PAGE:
Page 2, Column 2 & 3

<Art in Architecture; Designed And Written Especially For This Paper ... Drawing of a "Tasteful Cottage for Town or country" ... Two story house ... accompanying description of the house and floor plans. .... The article ends with .... the cost of the dwelling illustrate in this article, including modern improvements, is from $1,800 to $2,000. In some places it might be built for less. E. Allen Payne.>

POOR FELLOW. REPORTER - What shall I say of this man who was found shut up in a folding bed? City Editor - Say that he was gathered into the fold.- N.Y. World

Page 2, Column 4

<Poem: For Young People; Home Measurements. Author Nell Kimberly McElhone, in St. Nicholas.

<Article: The Chesapeake Mill; Building Made from the Timbers of a Famous Battle Shop. ...The story of The Chesapeake and the battle it was in>

TRAVELS OF THE EYE. Has it ever occurred to you to reckon how far your eyes travel in reading? A million letters in ordinary type would measure hardly more than a mile placed side by side. In a lifetime the average reader wends his way through 2,200 miles of print. The average novel of 300 pages contains one mile of reading.

THE STRENGTH OF SHELLFISH. If the human being possessed strength as great in proportion as that of shellfish the average man would be able to lift the enormous weight of 2,976,000 pounds, pulling in the same degree as a limpet; and if the man pulled in the same proportionate degree as the cockle he would sustain a weight of no less than 3,106,500 pounds.

FUN AT A BALL GAME. John Lakey laughed so hard at a ball game near Carlisle, PA., when the ball struck another spectator's head and bounded high in the air that he couldn't close his mouth again, and had to be carried 1 1/2 miles to a surgeon.

The archbishop of Canterbury has established a smoking room at Lambeth for those of his guests who enjoy the fragrant weed.

Page 2, Column 5

BRIGHT CHICAGO BOYS: They Have Discovered a New Way to Fly Their Kites. Several north side boys have discovered a great scheme for flying their kites. Instead of funning with a string and getting all of out breath one of the boys starts the kite and then hands the string to a companion who is mounted on a bicycle. He pedals off at a good speed, and up goes the kite, twice as fast as it would ordinarily. Another boy has designed a simple little reel for the handle bar of his bicycle. On this he winds the kite string and pays it out over his shoulder while his wheel is in motion. He has been experimenting with this new device, and he thinks he has made a valuable discovery. Let some of our other boys try this method of kite flying and report how it works. - Chicago Record <in the center of this article is a boy on a bike with a kite behind him. ... In the drawing is a billboard and telephone poll & lines>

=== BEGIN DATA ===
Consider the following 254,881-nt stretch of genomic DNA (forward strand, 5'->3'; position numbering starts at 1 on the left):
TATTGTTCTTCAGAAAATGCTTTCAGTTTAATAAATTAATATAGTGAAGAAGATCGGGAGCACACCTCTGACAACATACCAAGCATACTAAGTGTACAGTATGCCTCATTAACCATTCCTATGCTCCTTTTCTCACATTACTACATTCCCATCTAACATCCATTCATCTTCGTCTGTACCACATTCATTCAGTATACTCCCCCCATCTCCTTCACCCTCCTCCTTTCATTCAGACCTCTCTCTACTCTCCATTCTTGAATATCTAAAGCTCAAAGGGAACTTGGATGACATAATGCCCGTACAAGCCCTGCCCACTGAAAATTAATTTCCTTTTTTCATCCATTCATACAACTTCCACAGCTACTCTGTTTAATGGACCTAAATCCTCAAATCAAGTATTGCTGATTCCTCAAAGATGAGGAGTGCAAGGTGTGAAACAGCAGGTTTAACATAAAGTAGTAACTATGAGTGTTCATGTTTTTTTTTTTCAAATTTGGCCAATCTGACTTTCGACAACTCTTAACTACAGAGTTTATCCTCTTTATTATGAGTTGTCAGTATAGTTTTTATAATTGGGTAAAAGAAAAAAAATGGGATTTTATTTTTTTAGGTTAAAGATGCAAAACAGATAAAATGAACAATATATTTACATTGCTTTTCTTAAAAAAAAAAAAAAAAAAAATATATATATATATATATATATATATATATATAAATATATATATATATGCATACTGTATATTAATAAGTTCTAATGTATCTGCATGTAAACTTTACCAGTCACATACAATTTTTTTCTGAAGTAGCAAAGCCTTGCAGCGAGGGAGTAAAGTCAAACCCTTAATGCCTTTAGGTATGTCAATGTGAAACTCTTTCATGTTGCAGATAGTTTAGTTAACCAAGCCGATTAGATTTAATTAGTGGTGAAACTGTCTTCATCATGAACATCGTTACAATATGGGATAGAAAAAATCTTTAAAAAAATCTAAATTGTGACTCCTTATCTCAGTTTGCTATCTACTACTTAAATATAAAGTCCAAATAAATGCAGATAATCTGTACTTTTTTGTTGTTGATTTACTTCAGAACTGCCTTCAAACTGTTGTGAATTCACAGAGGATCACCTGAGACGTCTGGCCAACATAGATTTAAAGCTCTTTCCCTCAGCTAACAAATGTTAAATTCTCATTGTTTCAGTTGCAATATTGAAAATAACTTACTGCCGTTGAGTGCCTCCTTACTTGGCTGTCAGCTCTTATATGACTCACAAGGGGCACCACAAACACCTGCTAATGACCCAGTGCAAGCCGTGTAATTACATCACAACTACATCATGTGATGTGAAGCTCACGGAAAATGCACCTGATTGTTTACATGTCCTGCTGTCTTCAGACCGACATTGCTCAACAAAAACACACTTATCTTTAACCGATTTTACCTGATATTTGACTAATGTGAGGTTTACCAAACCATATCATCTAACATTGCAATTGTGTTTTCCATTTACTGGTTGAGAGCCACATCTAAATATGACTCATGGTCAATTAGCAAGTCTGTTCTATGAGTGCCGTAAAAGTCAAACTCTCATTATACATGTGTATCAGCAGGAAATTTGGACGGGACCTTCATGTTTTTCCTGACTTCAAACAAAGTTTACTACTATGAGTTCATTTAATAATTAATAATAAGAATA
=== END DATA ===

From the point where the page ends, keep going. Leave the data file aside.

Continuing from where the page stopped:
<Article: Buried the Snake: How Prairie Dogs Disposed of an Evil-Disposed Reptile. ... story about prairie dogs filling in a burrow with a snake inside.>

<Article: Kites Puzzle Birds: Amusing Experiences of Scientists While Making Experiments. ... story about birds attacking kites>

<A Neat Little Experiment. Short article on how to use a turkey feather to get an idea of how X-Rays work>

Page 3 Column 1

<Poem: A Sunset Symphony by J. Edgar Jones>

Page 3, Column 1, 2, 3 & 4

<Story: Mrs. Bascom's Things by Caroline H Stanley>

<Humorous short Story: The Loss and The Gain. ... about a doctor bill>

Page 3, Column 5

<Article: Caused by Torn-Up Streets; Pemphigus Acutes Contagious and A Painful But Not Dangerous Disease. - St Louis Republic>

THE VOGUE IN WINTER MILLINERY. Certainly if there had been any doubt of Henry of Navarre being forgotten it would be dissipated by the fact that on the head of almost everything feminine there waves, this autumn, his historic white plume. It stands up as bravely as possible. In addition, feathers of all shades obtain, although they have not driven either flowers, ribbons, velvet or spangles out of the field. The shape preferred is the one most becoming to the individual. Furs especially sable and chincilla, are fashionable garnitures, and rich velvets and silks are draped over soft frames, producing wonderfully effective results. Purple is still holding the imperial sway it has for three years, although a wonderful deep red is a close rival to it, while royal blue, silver gray, black and white, white and black, all black, and all white obtain. Brilliant buckles and pins are used to fasten flowers and plumes to position. Indeed, wherever an effective bit of color or brightness can be artistically arranged, there it is in evidence - Isabel A Mallon, in Ladies' Home Journal.

<An Auriferous Inspiration. ... a polite way to describe flaming red hair >

WILLING TO OBLIGE. OLD LADY - You don't chew tobacco do you, little boy? Newsboy - No 'm; but I kin give yer a cigarette. - Up to Date